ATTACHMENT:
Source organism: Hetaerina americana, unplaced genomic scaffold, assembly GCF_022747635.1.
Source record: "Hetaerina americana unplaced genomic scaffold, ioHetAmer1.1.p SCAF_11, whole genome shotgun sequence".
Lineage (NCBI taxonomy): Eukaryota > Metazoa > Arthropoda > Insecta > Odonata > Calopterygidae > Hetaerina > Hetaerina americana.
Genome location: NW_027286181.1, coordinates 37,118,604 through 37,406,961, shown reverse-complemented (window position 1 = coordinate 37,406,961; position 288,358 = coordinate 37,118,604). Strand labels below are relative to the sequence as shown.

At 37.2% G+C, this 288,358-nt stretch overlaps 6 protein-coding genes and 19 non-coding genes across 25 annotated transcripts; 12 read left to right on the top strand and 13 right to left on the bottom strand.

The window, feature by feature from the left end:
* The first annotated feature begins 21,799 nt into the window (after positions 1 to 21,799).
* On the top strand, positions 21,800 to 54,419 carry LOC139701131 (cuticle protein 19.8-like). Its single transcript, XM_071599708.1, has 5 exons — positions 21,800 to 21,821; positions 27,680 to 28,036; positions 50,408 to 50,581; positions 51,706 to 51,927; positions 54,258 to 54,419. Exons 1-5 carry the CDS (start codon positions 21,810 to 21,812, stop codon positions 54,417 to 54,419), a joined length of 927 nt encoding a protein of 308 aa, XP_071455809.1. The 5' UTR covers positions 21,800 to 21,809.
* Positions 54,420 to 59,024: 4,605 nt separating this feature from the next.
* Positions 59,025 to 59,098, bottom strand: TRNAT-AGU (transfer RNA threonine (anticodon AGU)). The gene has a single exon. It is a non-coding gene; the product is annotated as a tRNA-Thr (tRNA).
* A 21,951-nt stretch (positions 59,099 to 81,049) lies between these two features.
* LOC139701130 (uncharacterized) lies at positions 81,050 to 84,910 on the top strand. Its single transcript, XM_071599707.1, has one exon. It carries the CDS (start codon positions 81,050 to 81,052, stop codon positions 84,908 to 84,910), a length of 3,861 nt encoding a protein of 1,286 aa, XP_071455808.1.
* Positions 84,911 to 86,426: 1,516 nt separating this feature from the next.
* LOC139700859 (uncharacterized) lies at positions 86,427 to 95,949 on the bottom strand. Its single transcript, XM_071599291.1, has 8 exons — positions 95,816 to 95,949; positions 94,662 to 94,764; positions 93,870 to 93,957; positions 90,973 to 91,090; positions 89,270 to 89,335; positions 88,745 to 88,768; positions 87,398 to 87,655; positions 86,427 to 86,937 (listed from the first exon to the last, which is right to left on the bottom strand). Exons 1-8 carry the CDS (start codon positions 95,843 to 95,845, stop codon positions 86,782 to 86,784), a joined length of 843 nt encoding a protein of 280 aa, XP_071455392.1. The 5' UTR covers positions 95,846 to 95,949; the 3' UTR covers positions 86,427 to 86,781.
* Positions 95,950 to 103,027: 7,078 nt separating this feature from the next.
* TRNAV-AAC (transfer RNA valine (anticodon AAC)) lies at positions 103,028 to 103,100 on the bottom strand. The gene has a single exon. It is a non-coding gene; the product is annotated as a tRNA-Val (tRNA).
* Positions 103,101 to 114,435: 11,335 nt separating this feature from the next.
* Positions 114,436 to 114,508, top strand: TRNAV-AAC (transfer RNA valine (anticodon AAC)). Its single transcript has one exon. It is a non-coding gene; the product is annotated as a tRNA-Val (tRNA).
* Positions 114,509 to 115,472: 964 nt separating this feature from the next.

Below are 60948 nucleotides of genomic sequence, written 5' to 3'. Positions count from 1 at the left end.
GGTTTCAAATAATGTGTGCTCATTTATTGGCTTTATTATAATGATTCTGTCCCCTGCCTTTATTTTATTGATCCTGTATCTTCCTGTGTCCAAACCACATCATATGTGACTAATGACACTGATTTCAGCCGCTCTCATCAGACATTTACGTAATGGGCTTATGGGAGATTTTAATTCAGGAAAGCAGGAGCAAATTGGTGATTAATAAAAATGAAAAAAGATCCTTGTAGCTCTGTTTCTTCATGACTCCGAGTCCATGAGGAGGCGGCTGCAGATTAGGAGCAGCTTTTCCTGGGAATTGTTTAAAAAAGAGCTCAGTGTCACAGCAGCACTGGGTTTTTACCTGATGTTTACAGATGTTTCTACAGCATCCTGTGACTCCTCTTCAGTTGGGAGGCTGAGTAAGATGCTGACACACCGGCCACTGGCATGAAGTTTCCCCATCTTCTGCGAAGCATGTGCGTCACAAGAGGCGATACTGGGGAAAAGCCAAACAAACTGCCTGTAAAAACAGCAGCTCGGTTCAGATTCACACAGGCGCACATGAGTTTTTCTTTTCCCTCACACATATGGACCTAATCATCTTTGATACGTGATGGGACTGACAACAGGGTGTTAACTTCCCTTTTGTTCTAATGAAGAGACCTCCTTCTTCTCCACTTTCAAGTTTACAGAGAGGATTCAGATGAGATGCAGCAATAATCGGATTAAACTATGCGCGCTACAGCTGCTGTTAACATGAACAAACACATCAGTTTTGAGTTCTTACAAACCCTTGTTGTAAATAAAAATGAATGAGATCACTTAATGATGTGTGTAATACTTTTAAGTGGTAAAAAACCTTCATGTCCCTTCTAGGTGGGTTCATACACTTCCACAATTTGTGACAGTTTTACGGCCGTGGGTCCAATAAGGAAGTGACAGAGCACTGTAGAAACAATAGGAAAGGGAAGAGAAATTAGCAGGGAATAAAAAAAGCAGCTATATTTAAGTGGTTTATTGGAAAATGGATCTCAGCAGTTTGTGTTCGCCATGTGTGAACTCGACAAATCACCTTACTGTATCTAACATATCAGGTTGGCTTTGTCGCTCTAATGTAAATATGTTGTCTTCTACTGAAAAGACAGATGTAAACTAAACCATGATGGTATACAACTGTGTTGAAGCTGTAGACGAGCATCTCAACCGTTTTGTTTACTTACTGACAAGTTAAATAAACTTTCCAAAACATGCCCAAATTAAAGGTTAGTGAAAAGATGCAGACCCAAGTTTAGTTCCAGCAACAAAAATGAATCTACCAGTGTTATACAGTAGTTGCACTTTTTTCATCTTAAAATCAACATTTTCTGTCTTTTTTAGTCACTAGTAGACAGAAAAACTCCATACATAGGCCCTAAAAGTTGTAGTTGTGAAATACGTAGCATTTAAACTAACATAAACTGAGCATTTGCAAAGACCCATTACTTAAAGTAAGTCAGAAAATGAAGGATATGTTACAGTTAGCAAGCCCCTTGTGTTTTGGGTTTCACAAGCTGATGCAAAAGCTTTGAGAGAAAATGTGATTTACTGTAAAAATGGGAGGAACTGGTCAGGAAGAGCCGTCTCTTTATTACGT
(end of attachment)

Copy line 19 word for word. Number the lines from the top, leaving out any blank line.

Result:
* Positions 114,509 to 115,472: 964 nt separating this feature from the next.